Unfriended follows the recent horror trend of having an attractive cast of unknown actors, having them act scared for an hour and a half, and spending less to make a film about them than Gandhi spent on shoes. Where this film differs however is the execution (pun intended). This film is made to look like the screen you’re watching it on is a computer, and that the whole film is one continuous shot. An interesting enough premise, but is it anything more than that?

The computer screen gimmick is used in a lot of interesting ways. The characters interact via video chat, where a group of friends are joined by a mysterious extra person who none of them seem to have invited. Something that makes the interactions interesting is that the main character Blaire (played by Shelley Hennig, who is much better here than she was in Ouija last year) has some one to one interactions with characters via Facebook and a few other ways. This sets up some interesting dynamics, as you know more of what’s going on than the characters you’re watching. On top of that, you don’t know what other characters might be saying to each other, which is another element that they may or may not use later in the film…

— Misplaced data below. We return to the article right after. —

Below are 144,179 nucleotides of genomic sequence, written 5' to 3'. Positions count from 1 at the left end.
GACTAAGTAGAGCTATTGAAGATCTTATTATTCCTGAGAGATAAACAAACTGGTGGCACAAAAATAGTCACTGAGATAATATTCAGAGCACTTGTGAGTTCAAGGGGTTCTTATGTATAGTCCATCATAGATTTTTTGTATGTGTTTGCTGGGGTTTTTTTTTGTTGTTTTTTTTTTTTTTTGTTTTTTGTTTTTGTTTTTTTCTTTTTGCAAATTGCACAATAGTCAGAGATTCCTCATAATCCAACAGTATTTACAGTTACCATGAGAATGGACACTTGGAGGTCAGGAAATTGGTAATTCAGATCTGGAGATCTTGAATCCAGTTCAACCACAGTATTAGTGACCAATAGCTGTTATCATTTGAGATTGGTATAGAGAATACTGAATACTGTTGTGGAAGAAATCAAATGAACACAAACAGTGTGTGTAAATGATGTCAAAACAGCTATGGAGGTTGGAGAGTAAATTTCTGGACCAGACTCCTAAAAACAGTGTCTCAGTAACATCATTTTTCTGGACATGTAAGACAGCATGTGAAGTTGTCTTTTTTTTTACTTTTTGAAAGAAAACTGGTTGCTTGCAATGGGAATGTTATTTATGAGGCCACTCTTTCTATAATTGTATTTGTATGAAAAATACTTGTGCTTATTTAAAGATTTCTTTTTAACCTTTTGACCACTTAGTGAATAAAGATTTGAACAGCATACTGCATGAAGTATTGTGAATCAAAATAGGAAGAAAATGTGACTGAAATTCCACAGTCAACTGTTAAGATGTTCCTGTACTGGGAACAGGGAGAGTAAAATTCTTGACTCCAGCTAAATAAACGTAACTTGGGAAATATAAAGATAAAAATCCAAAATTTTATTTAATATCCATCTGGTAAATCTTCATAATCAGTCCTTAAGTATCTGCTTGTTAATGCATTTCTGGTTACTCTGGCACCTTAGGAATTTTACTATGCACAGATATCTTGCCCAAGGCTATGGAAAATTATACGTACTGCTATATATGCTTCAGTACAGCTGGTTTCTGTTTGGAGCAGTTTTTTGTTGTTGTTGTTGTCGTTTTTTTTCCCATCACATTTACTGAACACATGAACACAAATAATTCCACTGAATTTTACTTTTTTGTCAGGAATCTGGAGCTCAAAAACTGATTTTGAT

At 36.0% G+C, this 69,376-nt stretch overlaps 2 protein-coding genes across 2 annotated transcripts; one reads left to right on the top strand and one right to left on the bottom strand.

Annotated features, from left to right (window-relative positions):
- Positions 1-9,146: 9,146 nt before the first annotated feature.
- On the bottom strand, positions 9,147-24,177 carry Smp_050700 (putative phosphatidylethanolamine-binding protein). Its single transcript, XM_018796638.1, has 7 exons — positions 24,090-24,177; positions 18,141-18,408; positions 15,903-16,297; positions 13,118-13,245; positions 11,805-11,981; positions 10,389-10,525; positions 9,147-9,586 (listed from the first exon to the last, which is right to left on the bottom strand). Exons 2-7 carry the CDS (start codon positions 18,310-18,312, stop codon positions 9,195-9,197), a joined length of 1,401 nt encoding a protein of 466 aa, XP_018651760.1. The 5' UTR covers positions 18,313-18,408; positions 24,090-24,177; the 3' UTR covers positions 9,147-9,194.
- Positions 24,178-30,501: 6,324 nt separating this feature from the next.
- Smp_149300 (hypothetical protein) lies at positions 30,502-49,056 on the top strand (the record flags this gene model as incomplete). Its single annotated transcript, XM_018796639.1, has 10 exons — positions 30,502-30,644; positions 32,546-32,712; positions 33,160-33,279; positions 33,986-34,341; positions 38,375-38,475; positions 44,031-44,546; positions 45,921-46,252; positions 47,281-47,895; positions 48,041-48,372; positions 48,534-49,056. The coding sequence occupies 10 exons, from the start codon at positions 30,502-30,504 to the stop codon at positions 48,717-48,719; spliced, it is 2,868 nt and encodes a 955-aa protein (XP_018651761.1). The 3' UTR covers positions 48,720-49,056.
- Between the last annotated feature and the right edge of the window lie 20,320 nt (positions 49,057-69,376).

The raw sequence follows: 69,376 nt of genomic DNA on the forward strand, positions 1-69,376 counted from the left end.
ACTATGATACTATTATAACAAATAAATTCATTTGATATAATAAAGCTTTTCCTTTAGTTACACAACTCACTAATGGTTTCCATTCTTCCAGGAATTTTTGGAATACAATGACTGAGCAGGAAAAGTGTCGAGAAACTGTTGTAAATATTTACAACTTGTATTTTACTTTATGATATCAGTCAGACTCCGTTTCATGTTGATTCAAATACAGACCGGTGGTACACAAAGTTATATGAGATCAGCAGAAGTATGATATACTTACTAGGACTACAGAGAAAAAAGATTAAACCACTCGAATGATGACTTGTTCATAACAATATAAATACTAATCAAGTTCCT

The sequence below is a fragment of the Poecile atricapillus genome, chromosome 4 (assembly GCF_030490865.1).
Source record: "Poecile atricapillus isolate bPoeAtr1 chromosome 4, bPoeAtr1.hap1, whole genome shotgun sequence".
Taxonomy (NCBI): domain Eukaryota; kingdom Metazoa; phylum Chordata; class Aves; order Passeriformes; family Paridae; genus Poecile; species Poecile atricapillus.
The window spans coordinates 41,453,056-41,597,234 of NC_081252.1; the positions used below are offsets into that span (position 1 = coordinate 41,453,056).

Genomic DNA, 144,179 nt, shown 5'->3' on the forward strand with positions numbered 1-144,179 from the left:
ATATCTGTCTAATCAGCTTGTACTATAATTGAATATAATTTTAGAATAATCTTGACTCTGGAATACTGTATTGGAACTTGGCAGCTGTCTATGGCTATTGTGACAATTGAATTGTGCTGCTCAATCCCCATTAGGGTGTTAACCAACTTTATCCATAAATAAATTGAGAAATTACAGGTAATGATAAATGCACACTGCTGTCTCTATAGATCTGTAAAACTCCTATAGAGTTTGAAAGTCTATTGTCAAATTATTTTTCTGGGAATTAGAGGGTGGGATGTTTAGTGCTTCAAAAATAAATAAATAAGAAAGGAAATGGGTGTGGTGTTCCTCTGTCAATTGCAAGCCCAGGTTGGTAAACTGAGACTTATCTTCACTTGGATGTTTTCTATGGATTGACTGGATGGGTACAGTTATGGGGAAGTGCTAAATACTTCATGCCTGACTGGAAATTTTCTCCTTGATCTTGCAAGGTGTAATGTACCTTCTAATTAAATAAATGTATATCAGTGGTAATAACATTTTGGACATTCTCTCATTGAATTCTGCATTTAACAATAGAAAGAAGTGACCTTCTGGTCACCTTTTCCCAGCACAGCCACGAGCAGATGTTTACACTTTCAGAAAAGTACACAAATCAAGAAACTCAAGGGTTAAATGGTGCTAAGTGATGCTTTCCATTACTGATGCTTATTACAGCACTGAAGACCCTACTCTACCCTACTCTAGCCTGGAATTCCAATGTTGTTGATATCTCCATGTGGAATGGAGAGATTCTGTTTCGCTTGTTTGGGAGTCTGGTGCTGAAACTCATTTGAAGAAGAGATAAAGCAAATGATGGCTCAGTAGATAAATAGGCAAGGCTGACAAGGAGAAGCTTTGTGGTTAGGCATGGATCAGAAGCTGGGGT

Unfriended Review
I’m sorry but… you’ve been typecast

You also see both what Blaire is writing, and what she decides to type, but not send, and what videos and news articles she decides to look at, which all add to both character development, and add depth to the story. These are all interesting ways the film differentiates itself from other horror films, and keep Unfriended visually interesting. There is one thing that’s worth mentioning however. While it is certainly a unique viewing experience, Unfriended is very rarely a scary one. I was tense a number of times throughout, but at no point did I feel genuinely scared, and I’m a notorious wuss.

That leads to a big question. Can a horror film be any good if it isn’t scary? I genuinely think that Unfriended is a good film, despite the fact that it doesn’t do the one thing a horror film should do. I doubt I would say that a comedy without any funny bits was good, but this film somehow managed to keep my intrigue throughout. And who said gimmicks were a bad thing?